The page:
Monthly export of sweets, chocolates, cereal products rises 21% yr/yr

May 21, 2021 - 11:41

TEHRAN- The value of Iran’s export of sweets, chocolates, and cereal products increased 21 percent in the first month of the current Iranian calendar year (March 21-April 20), as compared to the same month of the past year, an official with Iran’s Trade Promotion Organization (TPO) announced.

Mahmoud Bazari, the director-general of TPO’s office of agricultural products and processing industries, said that the export of the mentioned items also registered a 13-percent growth in terms of weight in the mentioned month.

While mentioning Iraq, Afghanistan, Pakistan and Azerbaijan as the main target markets for the export of these products, he said the production of sweets and chocolates in the country has made good progress in the last ten years and can be said to have an acceptable status in terms of quality and variety of products.

The confectionery and chocolate industry is one of the oldest food industries in Iran, and it is now the second-largest exporter in the country's food sector after the dairy industry.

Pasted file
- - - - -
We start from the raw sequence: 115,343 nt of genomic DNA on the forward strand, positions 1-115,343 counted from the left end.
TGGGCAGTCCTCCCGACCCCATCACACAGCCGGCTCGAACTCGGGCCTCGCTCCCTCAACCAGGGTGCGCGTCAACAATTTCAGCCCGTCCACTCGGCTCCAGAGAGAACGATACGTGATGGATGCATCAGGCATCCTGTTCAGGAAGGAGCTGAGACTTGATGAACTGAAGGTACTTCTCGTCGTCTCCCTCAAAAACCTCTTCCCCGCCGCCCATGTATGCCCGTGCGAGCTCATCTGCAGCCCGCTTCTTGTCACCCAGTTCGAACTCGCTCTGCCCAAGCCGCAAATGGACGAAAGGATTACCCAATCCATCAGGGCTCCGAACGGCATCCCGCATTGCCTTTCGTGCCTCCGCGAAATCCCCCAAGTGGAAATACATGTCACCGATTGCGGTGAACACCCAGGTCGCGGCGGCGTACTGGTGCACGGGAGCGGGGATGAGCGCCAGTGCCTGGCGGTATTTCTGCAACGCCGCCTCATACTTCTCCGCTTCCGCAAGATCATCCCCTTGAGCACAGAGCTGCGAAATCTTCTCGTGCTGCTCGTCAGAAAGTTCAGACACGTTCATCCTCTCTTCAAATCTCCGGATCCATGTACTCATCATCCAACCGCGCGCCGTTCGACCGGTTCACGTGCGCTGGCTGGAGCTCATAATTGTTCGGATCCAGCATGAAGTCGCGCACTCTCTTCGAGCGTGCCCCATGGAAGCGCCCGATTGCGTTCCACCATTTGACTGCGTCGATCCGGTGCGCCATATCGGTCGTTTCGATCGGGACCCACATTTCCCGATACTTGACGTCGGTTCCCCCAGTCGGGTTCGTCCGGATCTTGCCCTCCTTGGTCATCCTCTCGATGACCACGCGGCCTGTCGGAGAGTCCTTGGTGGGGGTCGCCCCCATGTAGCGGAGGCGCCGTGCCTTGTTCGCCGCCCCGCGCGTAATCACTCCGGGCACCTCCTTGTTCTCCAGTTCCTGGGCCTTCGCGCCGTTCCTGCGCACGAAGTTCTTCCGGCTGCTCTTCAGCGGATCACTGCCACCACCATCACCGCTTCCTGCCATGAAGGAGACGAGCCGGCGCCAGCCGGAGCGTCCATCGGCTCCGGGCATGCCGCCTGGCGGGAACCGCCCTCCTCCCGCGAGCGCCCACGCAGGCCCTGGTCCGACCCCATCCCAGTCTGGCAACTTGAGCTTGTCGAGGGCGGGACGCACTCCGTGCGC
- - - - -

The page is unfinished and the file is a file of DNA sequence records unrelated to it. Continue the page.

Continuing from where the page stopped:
About 100 percent of the investment in this industry belongs to the private sector and most of its products are competitive globally.

The advantage of the confectionery and chocolate industry is the supply of its raw materials inside the country.

With this advantage, any investment will bring profit to this industry.

As a result of supporting domestic producers and products and banning the import of foreign products in this sector, Iranian producers are now able to meet the needs of the domestic market and are welcomed by domestic consumers.

This industry is also targeted to boost export to different markets all around the world.

Iran exports sweets and chocolates to 66 countries and the annual export of $1 billion has been planned for this industry.

While the industry is trying to materialize the objective of surge in production and also boost export, it is facing some challenges especially in terms of production, as the production costs are increasing.

Meanwhile, the sanctions and coronavirus pandemic have made access to global markets difficult, and domestic demand has also declined.

The chairman of the Association of Iranian Confectionery Manufacturing Companies has said that due to the sanctions, the import of raw materials and essences from Europe has been stopped and products from Southeast Asian countries such as Malaysia, Indonesia, and China have been replaced, which are of much lower quality.

For this reason, the overall quality of confectionery and chocolate products has also changed, Jamshid Maghazei said.


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